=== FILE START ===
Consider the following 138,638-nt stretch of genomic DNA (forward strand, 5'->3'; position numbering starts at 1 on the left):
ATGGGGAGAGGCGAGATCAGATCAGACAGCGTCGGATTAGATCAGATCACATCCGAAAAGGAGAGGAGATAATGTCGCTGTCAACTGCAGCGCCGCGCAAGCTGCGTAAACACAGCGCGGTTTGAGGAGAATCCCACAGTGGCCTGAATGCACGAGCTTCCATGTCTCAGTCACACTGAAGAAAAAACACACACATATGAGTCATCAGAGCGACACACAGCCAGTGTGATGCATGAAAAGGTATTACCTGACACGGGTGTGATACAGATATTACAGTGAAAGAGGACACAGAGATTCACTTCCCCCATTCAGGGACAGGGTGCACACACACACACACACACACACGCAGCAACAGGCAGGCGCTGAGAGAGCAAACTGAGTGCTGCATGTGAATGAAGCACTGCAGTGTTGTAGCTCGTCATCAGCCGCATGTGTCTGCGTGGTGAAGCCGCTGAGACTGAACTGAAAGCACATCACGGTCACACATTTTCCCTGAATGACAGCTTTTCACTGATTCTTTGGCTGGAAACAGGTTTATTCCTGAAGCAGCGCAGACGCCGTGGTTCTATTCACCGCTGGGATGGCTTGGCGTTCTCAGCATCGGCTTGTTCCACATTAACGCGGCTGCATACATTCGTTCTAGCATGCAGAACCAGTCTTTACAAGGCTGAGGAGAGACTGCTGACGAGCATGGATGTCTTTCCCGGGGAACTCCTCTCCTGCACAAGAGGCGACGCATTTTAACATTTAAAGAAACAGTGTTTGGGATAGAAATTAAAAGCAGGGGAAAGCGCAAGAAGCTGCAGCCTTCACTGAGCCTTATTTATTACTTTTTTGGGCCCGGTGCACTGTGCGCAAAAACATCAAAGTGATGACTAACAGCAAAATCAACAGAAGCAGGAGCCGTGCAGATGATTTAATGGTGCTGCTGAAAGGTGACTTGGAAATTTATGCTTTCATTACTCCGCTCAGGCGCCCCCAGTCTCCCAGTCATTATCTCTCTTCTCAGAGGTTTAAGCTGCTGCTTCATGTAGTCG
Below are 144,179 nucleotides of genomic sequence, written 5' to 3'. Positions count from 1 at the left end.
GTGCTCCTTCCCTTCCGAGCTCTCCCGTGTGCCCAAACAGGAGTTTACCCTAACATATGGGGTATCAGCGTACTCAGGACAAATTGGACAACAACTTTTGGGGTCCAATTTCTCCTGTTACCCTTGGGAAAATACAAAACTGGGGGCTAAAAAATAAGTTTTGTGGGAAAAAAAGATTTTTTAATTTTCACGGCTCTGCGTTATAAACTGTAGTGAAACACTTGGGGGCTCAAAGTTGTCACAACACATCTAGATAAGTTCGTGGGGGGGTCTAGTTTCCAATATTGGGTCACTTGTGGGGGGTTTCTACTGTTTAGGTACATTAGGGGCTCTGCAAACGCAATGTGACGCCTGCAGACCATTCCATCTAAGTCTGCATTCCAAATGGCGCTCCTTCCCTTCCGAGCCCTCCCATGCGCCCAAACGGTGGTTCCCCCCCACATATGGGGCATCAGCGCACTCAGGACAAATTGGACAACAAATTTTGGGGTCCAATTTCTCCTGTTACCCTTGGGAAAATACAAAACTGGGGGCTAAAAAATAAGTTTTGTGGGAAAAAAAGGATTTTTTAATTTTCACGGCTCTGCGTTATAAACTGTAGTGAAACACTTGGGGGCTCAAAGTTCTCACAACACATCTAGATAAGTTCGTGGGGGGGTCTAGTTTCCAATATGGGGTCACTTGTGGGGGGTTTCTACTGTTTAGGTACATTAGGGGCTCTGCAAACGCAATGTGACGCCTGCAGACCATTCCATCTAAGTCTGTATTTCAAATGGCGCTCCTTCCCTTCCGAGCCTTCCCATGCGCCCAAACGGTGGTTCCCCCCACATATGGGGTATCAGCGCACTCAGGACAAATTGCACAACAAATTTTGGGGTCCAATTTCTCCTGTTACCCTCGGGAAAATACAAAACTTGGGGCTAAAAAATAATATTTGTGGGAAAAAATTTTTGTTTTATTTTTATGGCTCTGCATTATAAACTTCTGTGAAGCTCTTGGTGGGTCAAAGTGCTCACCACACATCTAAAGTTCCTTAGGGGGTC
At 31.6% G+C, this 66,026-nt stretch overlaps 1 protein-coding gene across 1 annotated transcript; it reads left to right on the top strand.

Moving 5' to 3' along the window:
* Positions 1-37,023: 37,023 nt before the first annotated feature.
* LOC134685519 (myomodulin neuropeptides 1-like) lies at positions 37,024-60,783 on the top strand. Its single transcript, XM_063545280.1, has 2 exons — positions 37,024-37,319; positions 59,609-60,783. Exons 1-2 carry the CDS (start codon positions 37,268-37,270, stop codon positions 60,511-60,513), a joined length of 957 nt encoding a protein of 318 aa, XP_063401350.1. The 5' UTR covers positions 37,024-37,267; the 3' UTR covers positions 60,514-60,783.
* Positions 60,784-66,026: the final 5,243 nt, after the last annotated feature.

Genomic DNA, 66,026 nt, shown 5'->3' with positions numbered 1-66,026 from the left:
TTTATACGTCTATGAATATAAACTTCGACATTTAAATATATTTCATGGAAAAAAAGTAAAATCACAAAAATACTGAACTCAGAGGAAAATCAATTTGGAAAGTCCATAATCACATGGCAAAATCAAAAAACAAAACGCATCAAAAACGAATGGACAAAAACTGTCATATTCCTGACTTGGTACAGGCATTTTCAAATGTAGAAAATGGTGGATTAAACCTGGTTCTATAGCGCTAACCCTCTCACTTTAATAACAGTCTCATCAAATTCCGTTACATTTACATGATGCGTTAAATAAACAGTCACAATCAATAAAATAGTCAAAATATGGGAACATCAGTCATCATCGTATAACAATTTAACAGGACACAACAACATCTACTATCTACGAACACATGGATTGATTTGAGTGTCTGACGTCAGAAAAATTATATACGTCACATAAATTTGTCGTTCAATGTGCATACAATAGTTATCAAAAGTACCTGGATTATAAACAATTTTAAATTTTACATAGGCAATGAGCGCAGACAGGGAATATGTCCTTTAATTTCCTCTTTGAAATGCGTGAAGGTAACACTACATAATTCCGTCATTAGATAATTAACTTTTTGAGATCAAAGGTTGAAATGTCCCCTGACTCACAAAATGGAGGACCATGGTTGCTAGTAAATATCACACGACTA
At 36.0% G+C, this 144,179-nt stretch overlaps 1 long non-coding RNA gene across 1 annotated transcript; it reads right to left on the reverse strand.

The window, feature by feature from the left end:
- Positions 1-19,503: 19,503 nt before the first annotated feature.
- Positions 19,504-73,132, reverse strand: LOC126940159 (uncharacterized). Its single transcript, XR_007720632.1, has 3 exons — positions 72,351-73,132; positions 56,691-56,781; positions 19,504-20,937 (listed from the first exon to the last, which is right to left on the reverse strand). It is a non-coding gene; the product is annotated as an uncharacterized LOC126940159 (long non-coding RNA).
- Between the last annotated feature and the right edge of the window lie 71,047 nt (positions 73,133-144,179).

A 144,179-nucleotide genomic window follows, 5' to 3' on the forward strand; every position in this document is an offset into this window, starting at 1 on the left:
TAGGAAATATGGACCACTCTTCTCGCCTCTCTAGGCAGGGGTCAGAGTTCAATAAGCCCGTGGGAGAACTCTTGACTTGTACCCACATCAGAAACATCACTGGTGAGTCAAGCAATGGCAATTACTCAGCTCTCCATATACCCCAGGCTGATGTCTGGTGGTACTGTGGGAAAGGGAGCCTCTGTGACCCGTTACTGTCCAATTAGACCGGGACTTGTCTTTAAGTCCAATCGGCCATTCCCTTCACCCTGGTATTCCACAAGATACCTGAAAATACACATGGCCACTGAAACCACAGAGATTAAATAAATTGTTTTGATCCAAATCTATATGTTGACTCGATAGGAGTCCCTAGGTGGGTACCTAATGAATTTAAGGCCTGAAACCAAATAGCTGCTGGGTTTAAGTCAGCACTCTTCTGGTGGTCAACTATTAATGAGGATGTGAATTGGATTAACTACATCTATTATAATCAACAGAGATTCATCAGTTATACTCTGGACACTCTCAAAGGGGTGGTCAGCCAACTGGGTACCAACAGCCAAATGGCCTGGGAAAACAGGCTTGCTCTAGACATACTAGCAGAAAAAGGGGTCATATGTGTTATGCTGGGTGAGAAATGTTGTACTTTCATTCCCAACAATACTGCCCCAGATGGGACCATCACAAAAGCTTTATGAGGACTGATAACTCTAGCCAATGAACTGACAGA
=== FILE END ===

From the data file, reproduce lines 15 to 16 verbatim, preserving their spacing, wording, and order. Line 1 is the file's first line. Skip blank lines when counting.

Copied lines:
- Positions 19,504-73,132, reverse strand: LOC126940159 (uncharacterized). Its single transcript, XR_007720632.1, has 3 exons — positions 72,351-73,132; positions 56,691-56,781; positions 19,504-20,937 (listed from the first exon to the last, which is right to left on the reverse strand). It is a non-coding gene; the product is annotated as an uncharacterized LOC126940159 (long non-coding RNA).
- Between the last annotated feature and the right edge of the window lie 71,047 nt (positions 73,133-144,179).